Sorgen said reading is important for nurturing students’ writing abilities and character. 

“Reading transfers into your writing skills,” Sorgen said.   “[It] can define who you are and [be] informative about humanity and life.” 

Lavapies said the decline in leisure reading is resulting in a general decrease in creativity.

“In general, people [who do not read] aren’t using their brains as much,” Lavapies said. “This means that people aren’t as creative and open-minded which limits the creative and understanding capabilities of people as a whole.”

Reading for pleasure can minimize grammar mistakes in people’s writing, according to the University of Waterloo. Reading can also result in expansion of vocabulary, diversification of knowledge and increased focus and critical thinking skills.

Upper School English Teacher Lucas Gonzalez said he sees the effects of this decline in reading as students’ language has become increasingly casual.

“I’ve seen the range of lexicon change from what’s considered a more formal style of writing to a more colloquial and open style,” Gonzalez said.

Gonzalez said the decline in reading for pleasure can be attributed to people seeking less taxing stress relievers. 

“I remember watching a video where they interviewed high school students about how many books they read [for pleasure],” Gonzalez said. “I think the average was between zero and one book that [students] actually read cover to cover. My experience tells me that that’s not the case at Harvard-Westlake, but I do think that we live in a world with more distractions [than in previous years]. It requires a certain amount of attention to read horizontally.”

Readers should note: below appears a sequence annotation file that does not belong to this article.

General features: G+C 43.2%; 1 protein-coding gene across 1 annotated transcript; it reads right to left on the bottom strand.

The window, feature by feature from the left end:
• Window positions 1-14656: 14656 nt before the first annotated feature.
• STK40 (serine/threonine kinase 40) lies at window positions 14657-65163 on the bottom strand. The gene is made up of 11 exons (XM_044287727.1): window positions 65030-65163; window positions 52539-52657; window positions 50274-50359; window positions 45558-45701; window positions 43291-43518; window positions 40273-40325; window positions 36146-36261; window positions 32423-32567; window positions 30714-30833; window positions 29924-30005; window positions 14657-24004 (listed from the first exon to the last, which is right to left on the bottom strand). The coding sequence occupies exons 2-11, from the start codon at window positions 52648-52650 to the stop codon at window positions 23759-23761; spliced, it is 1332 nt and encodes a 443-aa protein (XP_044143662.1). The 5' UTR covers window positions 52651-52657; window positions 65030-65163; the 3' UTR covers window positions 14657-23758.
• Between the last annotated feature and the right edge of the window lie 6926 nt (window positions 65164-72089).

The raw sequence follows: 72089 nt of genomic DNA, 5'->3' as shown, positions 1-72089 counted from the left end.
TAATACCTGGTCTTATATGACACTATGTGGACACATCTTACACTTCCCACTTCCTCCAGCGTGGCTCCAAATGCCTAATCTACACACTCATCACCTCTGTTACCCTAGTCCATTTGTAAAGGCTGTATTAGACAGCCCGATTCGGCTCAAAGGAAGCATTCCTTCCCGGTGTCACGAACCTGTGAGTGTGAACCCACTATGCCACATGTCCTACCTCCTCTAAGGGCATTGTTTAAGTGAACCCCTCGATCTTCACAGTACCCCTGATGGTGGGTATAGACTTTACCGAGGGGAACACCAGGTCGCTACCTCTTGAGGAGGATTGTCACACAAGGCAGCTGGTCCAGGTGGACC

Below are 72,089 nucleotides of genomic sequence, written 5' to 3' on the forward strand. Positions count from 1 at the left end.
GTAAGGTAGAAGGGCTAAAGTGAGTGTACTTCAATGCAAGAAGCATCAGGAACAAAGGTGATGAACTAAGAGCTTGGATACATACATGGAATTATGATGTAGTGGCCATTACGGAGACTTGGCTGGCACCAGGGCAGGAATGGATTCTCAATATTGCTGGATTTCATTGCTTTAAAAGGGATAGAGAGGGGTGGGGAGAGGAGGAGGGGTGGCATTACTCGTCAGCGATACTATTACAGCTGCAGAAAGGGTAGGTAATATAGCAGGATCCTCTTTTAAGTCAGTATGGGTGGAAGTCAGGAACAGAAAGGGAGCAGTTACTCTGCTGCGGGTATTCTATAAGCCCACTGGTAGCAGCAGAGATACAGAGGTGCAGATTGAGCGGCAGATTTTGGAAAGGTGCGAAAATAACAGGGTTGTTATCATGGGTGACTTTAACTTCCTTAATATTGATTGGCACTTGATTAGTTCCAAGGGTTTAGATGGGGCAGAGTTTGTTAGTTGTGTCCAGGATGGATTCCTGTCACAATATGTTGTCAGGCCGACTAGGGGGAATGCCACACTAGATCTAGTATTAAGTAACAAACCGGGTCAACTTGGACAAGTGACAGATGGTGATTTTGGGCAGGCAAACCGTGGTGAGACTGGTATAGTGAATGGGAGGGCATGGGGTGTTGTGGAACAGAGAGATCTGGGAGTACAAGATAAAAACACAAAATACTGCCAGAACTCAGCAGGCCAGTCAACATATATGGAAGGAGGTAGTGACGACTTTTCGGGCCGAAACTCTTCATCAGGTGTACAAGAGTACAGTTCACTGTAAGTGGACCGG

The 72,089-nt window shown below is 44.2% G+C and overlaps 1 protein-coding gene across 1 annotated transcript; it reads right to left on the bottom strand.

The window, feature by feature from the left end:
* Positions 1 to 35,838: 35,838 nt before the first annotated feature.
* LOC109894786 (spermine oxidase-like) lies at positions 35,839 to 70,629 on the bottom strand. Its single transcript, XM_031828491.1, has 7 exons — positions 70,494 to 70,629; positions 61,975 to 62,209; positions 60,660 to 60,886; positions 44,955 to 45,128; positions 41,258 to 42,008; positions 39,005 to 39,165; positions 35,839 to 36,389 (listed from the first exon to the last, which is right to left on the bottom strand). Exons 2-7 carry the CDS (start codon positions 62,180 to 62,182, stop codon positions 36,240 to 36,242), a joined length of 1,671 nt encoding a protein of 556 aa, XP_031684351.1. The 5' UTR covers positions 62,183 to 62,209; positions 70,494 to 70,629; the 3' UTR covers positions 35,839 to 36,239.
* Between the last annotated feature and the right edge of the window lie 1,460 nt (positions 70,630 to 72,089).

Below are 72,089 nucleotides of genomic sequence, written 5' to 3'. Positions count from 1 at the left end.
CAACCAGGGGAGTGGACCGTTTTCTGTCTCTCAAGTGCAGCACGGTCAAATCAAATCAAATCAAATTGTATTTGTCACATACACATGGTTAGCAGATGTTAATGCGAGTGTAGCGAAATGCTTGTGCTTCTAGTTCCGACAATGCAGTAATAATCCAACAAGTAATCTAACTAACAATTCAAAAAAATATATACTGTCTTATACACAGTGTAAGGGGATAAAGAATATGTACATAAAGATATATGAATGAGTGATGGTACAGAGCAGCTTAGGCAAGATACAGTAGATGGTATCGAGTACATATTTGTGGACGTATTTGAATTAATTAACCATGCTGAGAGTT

Despite this, Gonzalez said he is trying to prioritize reading because he is someone who appreciates literature. 

“I feel like the amount of time that I spend on my phone doesn’t always help my brain for tasks that require more attention,” Gonzalez said. “That’s a battle that I’m always having: making sure that I stay true to my values as somebody who loves to read and is nourished by reading [as well as] somebody who enjoys the distraction of a screen.”

While he thinks reading can often be a challenge, Gonzalez said it is one of the more rewarding aspects of his life. 

 “Reading always occupies the mind in a way that feels stimulating,” Gonzalez said. “I know that the most satisfying insights and emotional experiences come from reading. Because we live busy lives it is just a bit easier to fall back on something that is less work to process.”

Borris said though he prefers spending time reading over different mindless activities, such as spending time on social media, it is often more worthwhile to enjoy life firsthand.  

“I never feel bad about not reading unless I’m doing something obviously useless like scrolling through TikTok,” Borris said. “But I never really feel bad if I’m going to the beach or hanging out with my friends  instead of reading. Reading is nice to get insights into new situations, but it is a lot more gratifying to live through those different types of  character-building [experiences] firsthand.” 

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Sasha Aghnatios, Assistant A&E Editor